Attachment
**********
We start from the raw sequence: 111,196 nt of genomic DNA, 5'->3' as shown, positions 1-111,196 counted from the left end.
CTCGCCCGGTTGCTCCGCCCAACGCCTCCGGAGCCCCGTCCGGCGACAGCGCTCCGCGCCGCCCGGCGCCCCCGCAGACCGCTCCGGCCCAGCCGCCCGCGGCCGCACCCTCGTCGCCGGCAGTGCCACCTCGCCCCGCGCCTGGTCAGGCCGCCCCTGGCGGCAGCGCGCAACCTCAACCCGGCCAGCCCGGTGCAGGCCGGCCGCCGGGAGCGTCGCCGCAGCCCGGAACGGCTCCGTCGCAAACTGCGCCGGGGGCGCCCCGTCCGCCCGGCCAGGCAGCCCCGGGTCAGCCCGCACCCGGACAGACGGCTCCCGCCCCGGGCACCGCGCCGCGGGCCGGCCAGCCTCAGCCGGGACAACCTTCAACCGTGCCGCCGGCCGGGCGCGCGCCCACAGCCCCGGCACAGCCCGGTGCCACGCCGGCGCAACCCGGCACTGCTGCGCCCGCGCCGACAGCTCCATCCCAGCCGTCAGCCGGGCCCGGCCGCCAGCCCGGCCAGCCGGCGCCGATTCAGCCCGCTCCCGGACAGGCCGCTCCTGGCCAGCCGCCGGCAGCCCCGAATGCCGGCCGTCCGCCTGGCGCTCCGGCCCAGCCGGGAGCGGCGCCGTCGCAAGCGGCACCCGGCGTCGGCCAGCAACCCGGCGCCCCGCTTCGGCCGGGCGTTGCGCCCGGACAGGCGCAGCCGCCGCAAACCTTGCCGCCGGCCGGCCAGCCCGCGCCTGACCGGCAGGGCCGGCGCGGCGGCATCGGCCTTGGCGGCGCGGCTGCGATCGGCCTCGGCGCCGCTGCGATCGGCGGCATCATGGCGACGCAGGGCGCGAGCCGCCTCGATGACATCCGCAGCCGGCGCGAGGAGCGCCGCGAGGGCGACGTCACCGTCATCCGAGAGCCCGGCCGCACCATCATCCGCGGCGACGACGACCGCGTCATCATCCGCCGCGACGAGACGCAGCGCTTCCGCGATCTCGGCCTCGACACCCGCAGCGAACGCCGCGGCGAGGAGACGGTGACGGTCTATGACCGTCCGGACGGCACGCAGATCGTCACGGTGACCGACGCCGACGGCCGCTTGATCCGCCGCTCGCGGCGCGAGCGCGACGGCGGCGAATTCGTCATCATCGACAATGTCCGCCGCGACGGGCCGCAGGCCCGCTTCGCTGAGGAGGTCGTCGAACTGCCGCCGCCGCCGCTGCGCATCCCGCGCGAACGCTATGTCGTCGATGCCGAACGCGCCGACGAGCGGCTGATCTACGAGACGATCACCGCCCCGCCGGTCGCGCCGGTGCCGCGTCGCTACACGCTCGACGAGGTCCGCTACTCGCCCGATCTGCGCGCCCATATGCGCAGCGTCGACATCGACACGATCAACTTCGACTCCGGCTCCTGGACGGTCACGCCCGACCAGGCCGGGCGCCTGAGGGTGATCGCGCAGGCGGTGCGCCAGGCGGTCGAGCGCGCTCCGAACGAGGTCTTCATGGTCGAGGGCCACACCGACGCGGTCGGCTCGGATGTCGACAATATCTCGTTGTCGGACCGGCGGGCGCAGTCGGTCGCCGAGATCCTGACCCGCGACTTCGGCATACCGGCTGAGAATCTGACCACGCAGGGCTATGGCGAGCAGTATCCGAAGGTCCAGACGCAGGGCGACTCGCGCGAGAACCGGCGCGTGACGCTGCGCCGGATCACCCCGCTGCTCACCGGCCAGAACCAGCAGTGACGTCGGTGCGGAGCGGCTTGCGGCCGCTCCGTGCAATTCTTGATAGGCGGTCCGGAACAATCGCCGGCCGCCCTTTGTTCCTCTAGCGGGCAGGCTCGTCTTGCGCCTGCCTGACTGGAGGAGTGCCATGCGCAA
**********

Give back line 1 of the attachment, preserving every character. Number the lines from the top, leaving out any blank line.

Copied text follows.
We start from the raw sequence: 111,196 nt of genomic DNA, 5'->3' as shown, positions 1-111,196 counted from the left end.